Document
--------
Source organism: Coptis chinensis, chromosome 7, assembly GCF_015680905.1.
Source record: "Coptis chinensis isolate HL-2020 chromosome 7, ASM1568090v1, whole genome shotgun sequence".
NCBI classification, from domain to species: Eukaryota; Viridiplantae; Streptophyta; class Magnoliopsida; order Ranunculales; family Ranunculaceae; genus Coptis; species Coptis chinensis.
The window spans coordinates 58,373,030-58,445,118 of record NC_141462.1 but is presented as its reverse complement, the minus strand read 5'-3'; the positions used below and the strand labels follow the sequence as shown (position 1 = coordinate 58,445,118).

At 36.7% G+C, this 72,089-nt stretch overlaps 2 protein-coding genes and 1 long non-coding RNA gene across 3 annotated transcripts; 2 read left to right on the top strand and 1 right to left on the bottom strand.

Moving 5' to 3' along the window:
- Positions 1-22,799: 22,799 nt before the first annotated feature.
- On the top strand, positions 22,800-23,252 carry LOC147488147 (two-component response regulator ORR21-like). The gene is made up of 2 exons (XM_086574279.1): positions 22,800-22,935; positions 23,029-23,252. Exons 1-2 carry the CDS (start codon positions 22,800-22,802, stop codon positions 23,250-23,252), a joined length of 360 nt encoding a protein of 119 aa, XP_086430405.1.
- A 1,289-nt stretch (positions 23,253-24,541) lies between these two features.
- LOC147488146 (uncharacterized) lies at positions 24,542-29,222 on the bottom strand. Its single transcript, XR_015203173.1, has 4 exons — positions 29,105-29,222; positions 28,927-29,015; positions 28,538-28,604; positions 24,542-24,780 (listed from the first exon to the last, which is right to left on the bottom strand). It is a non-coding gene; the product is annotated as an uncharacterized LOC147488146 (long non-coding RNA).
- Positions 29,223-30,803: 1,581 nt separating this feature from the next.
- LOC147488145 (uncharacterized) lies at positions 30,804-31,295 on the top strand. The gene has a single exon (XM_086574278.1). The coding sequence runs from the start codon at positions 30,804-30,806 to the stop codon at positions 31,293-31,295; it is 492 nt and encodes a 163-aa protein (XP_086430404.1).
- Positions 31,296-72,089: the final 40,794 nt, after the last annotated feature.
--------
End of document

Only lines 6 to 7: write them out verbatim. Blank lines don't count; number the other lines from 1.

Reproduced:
Moving 5' to 3' along the window:
- Positions 1-22,799: 22,799 nt before the first annotated feature.